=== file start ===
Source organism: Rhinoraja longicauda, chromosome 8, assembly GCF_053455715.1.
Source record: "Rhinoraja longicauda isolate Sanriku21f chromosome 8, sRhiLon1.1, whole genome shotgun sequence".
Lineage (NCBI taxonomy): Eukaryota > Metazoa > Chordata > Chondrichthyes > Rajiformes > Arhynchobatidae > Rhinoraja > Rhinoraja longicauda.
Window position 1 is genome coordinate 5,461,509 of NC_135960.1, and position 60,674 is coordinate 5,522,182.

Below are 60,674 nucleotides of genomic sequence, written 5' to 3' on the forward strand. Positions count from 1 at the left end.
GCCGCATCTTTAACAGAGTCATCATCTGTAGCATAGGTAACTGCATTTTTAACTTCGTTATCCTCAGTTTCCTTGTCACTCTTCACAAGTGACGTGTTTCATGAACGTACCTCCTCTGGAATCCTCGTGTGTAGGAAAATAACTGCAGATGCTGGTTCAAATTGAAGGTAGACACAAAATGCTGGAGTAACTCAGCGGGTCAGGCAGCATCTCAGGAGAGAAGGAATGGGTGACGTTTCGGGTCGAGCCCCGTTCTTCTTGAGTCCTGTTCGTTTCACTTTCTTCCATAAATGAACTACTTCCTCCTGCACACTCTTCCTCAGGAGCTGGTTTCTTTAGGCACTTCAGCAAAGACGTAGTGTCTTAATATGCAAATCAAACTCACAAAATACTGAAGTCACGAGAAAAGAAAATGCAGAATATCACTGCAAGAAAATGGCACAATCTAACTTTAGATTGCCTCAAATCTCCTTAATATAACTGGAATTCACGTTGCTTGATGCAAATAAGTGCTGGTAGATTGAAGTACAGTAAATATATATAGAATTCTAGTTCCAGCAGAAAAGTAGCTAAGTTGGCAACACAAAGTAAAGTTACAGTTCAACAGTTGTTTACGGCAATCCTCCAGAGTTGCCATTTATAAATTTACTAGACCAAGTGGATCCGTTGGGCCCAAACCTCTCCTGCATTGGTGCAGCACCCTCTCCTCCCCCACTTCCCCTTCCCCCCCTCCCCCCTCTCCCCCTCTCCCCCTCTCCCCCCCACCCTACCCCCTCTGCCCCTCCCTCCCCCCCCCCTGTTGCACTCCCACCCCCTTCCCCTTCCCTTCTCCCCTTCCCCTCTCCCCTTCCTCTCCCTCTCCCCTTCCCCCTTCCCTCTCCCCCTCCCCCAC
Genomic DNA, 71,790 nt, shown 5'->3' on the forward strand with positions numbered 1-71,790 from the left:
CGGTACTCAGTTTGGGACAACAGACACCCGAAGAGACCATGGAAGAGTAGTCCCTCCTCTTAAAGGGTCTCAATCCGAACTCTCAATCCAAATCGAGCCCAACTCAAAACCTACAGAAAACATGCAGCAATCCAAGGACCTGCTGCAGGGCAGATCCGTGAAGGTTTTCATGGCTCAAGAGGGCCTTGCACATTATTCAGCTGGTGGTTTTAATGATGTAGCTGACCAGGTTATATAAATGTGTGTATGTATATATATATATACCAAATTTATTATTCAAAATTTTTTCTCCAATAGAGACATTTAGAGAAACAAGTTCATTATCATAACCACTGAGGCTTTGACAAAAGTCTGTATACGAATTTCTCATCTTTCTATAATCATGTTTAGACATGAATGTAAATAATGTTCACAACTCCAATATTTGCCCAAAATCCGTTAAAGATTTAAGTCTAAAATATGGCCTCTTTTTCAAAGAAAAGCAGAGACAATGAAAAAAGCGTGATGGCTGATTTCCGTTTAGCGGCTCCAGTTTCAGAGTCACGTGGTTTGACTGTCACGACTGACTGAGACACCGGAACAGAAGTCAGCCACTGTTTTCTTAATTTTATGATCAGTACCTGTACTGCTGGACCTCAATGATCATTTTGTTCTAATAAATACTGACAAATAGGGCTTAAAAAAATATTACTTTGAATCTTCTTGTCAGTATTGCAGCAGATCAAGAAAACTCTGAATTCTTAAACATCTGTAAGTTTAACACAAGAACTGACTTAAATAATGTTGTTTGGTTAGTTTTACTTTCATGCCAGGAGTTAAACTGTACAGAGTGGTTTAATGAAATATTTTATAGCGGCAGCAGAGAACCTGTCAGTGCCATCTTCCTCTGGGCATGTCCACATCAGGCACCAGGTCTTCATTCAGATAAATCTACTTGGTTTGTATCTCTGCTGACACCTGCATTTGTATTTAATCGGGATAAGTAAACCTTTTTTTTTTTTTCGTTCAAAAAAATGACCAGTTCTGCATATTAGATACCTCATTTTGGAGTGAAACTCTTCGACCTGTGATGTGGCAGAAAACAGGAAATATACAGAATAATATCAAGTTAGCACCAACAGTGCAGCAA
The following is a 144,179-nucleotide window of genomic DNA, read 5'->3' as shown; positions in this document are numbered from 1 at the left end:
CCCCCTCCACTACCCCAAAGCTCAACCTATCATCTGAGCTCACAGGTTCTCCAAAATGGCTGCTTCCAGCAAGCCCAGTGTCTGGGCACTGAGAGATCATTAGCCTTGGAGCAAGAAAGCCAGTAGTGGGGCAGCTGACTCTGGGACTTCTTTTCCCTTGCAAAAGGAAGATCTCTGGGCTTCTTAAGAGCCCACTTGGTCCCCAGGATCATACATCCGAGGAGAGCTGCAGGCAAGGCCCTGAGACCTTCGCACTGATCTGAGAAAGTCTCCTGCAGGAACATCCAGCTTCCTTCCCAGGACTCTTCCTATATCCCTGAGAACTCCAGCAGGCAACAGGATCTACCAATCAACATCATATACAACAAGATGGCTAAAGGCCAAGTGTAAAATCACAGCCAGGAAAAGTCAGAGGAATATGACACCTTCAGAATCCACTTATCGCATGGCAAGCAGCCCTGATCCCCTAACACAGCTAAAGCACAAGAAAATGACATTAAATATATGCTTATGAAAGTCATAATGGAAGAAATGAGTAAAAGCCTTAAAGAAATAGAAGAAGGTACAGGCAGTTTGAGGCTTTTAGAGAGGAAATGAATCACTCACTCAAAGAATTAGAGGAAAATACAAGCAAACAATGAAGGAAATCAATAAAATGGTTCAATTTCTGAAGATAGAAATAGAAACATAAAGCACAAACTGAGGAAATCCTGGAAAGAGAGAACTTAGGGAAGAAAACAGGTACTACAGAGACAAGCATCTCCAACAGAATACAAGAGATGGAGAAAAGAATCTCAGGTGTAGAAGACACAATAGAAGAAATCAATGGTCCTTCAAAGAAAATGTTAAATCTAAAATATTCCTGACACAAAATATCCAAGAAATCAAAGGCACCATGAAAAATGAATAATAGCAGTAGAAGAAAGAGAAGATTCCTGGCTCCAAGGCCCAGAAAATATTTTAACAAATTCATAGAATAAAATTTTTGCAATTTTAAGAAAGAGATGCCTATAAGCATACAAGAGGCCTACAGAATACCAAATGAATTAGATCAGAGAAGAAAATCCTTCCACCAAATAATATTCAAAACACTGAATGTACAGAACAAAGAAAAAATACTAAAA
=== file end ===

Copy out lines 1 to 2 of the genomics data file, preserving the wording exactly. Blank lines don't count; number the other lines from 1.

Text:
Source organism: Rhinoraja longicauda, chromosome 8, assembly GCF_053455715.1.
Source record: "Rhinoraja longicauda isolate Sanriku21f chromosome 8, sRhiLon1.1, whole genome shotgun sequence".